IP-PBX Market: On Cisco Taking Back the Lead
The market as a whole is bouncing back, but is this just a tactical blip on the path toward a strategic decline?
Cisco's had a rough couple of months, but the enterprise communications market would appear to be a bright spot, according to a report on the 2010 PBX market from the Eastern Management Group. Eastern Management's president and CEO, John Malone, sums up that report's key findings on No Jitter this week.
The big eye-opener from John's article is a chart showing market share leaders. According to Eastern Management, Cisco has regained the substantial lead that it had held over Avaya a few years ago, before the latter's acquisition of Nortel gave it a combined share that flirted with the leadership spot. Eastern Management now estimates that Cisco's market share for 2010 was almost 35%, with Avaya coming in just over 23%.
Cisco recaptured ground by having an extremely strong 2010 in the IP-PBX market, according to Eastern Management; Malone says Cisco's line shipments grew 37% from 2009 to 2010. Which is not to say that Avaya had a bad year--just the opposite, according to Malone: Avaya's 2010 sales exceeded the 2009 Avaya-plus-Nortel total by 5%. That's impressive when you consider that the Nortel bankruptcy filing sent that doomed vendor's customers fleeing for the exits faster than the words, "...Starring Mel Gibson and Jodie Foster..." can empty out a theater.
What I took away from John's article is that, on the ground, the enterprise communications market is still much more about replacing PBXs and growing the existing IP-PBX deployments than it is about enterprises making their next moves around Unified Communications and BYOD-style mobility. John's article is a counterpoint to the Tom Nolle piece that ran on No Jitter last week, in which Tom aired his clients' frustrations with the migration path they see in front of them.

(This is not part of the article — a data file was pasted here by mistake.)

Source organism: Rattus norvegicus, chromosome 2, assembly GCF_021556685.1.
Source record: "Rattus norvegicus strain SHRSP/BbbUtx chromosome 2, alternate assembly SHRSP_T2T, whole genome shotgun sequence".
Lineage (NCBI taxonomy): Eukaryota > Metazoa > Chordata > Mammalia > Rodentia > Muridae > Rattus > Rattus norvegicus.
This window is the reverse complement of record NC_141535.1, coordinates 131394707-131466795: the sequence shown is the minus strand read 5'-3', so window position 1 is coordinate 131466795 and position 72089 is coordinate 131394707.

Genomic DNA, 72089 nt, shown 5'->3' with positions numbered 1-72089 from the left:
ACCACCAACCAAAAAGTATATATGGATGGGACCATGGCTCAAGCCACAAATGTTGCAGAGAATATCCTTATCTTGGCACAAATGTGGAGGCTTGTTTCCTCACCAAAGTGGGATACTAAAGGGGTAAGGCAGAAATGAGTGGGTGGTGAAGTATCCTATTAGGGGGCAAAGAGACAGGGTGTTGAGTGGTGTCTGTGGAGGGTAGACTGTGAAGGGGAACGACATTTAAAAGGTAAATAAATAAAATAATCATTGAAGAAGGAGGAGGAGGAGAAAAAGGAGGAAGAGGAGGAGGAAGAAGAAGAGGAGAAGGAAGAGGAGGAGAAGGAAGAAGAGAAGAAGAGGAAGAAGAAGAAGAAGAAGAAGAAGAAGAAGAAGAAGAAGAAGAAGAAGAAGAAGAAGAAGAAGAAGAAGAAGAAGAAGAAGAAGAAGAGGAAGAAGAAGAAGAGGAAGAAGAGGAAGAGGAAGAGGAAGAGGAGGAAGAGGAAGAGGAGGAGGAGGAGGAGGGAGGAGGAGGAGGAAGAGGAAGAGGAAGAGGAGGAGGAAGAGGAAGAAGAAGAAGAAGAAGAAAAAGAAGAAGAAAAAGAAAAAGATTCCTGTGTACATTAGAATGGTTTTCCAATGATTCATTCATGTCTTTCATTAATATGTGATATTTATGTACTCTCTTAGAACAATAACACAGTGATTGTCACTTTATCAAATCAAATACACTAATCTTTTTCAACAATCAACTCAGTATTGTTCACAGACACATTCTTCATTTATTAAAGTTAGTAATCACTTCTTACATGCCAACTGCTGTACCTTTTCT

I'm not sure I see this as either a contradiction or a problem. I think John's and Tom's articles point us toward two different segments of the market, and two different orientations: Tactical, in the market growth in the Eastern Management report, and strategic, in the aspirations that Tom Nolle described among his consulting clients. Enterprises may be planning for the day when they don't need a PBX; but today, the only solution out there to provide bulletproof voice communications to an entire set of users is the PBX—so enterprises are being forced to do something that they may see as less than ideal in the long term.
One final factor that's at play here: Cost. "The largest justification for new PBX purchases in 2010 was IT managers choosing to reel in operating expenses, and doing so by buying PBXs with functionality equipped to do just that," Malone writes. He goes on to talk about SIP trunks and SIP phones, which may not have interoperability but can lower costs. And certainly there's also potential for cost savings in replacing out-of-support, ancient PBXs whose maintenance costs have gone up, and going with extensions added onto an existing IP-PBX system within the enterprise.
And oh yeah, IP-PBX prices are dropping, to an average street price of $529 per line before other incentive programs--which abounded from virtually all vendors. In 2007, the year Microsoft's Jeff Raikes predicted cost would drop in half by 2010, the average line cost $691, so the Eastern Management figures show that Raikes' prediction was not fulfilled. But the trend is still downward.
There's lots more detail in John Malone's feature spotlighting the 2010 numbers. I encourage you to read the whole thing.